Glaucoma Surgery: Evolution in the Angle
Douglas J. Rhee, MD: Hello. I am Dr. Douglas Rhee, Chair of Ophthalmology at Case Western Reserve University in Cleveland, Ohio. Welcome to Medscape Ophthalmology Insights. Joining me today is Dr. Shuchi Patel, Assistant Professor and Director of the Glaucoma Service at Loyola University in Chicago. We are here today to wrap up some of the highlights in glaucoma as presented at the American Academy of Ophthalmology (AAO) meeting in New Orleans.
Dr. Patel, there has been a lot of excitement in the world of surgery in glaucoma. Can you share with us some of your insights in regard to the devices?
Shuchi B. Patel, MD: This meeting was great. For the past few years, we have been focusing on minimally invasive glaucoma surgery (MIGS). We had some nice debates at this meeting about the different procedures and the different devices that have come out in the past few years. We started with Trabectome® (NeoMedix; Tustin, California) -- that came out about 10 years ago. It was the first step in angle-based surgery. Since then, there have been a couple new ones.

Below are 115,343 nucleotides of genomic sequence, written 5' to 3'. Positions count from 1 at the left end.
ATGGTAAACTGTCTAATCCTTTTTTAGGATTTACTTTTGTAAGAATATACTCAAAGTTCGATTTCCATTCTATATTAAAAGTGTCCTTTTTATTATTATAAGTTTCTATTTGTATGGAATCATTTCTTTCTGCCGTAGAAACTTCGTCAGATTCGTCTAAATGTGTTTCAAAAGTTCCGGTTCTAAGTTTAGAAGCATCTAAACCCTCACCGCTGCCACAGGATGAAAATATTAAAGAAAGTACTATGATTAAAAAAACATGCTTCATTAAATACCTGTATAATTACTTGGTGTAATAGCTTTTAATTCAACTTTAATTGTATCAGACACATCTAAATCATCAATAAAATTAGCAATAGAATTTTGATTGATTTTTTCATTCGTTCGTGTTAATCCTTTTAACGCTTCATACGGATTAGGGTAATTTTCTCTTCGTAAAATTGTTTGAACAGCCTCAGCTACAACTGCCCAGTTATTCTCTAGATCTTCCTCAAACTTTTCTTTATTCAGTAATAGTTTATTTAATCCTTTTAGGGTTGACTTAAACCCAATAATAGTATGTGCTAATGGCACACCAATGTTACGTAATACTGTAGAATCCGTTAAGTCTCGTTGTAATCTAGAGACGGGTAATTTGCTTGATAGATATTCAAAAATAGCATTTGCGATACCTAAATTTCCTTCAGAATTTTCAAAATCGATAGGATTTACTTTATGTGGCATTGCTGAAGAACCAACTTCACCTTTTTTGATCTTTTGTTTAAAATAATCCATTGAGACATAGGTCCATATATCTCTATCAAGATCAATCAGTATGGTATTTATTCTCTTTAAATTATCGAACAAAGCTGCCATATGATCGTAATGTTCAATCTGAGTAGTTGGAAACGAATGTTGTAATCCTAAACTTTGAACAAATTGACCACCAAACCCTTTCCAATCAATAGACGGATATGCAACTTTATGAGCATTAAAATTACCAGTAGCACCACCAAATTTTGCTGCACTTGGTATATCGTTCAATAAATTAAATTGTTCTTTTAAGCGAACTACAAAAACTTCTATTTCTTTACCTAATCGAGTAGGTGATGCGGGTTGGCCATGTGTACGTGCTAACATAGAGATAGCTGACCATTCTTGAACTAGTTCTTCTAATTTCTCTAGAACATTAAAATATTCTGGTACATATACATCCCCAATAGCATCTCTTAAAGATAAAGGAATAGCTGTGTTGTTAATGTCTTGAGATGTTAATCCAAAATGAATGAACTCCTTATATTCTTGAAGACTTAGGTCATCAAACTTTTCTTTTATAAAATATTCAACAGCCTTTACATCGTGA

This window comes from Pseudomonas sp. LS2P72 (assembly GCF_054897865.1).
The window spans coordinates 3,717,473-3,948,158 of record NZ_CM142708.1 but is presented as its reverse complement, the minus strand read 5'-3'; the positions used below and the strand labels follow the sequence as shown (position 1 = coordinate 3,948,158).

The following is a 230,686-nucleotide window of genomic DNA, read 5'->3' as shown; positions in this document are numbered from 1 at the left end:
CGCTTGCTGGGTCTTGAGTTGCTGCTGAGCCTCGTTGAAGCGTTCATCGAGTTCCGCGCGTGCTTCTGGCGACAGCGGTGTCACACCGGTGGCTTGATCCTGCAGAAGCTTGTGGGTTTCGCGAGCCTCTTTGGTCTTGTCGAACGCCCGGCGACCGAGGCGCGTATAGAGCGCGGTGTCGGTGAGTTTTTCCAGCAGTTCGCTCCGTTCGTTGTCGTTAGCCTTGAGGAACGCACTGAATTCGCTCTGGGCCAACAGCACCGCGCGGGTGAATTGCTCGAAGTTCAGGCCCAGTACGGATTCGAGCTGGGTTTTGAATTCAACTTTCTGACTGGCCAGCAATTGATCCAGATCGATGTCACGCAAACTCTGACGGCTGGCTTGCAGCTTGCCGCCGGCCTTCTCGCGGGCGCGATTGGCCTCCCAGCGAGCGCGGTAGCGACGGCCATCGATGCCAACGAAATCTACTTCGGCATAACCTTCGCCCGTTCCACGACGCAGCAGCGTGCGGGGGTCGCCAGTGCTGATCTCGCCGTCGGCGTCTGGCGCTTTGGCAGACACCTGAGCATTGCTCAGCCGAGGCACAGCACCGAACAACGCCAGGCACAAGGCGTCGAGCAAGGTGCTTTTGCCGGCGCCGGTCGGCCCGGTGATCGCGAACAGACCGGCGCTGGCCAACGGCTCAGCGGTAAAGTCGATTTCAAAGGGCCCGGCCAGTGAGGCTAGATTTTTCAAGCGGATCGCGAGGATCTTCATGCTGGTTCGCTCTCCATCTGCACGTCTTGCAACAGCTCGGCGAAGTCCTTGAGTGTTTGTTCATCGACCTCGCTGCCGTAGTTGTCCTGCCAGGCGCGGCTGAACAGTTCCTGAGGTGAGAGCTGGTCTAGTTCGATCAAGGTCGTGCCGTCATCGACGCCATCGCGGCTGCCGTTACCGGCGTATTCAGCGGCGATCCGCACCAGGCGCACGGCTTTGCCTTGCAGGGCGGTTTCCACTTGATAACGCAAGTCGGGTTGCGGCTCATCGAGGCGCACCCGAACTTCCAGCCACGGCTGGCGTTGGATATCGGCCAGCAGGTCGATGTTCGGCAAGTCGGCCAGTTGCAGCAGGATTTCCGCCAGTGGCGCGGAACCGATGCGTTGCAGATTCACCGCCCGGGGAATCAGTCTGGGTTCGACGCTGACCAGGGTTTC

Dr. Rhee: What are some of the differences? We had endoscopic cyclophotocoagulation (ECP) in the 1990s or earlier, but then we started focusing on the angle. There has been a gradual progression. What are your comments about that?
Dr. Patel: You are absolutely correct that different procedures came out even before all these angle-based surgeries. We realized that we should be focusing on the angle because enhancing outflow will be the key to reducing intraocular pressure (IOP), perhaps more permanently, without causing some of the side effects and complications that we have seen with other procedures, including ECP. It has enhanced the procedures that are being developed.
Dr. Rhee: That’s true. The evolution in the angle is such that we are destroying less tissue but not losing any of the safety profile and also keeping the effectiveness.
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Cite this: A New Angle on Glaucoma Surgery - Medscape - Dec 11, 2013.